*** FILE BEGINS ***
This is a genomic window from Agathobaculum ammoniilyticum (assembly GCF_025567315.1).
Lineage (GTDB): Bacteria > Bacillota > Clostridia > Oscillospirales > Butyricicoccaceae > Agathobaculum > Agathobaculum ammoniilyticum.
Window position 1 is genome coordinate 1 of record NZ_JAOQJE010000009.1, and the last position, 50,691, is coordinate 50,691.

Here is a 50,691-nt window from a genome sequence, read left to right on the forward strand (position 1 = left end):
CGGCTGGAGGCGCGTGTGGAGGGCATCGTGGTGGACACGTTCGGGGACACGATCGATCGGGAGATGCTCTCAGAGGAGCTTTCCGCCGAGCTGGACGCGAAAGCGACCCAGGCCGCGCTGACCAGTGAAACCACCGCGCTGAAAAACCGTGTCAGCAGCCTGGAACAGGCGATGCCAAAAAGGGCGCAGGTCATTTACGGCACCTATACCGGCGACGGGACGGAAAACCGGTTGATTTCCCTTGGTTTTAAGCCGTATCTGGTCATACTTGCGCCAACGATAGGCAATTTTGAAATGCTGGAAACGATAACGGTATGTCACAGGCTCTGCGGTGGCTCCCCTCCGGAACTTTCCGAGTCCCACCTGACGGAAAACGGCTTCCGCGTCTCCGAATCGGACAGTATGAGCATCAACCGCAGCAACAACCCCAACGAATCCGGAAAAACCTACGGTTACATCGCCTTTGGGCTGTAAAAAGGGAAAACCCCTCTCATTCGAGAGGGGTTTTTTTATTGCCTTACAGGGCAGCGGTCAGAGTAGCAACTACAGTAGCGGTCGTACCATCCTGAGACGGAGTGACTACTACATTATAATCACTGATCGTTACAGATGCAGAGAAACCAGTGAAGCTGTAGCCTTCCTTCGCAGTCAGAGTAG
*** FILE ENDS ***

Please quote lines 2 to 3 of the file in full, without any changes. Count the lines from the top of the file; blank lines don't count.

Lineage (GTDB): Bacteria > Bacillota > Clostridia > Oscillospirales > Butyricicoccaceae > Agathobaculum > Agathobaculum ammoniilyticum.
Window position 1 is genome coordinate 1 of record NZ_JAOQJE010000009.1, and the last position, 50,691, is coordinate 50,691.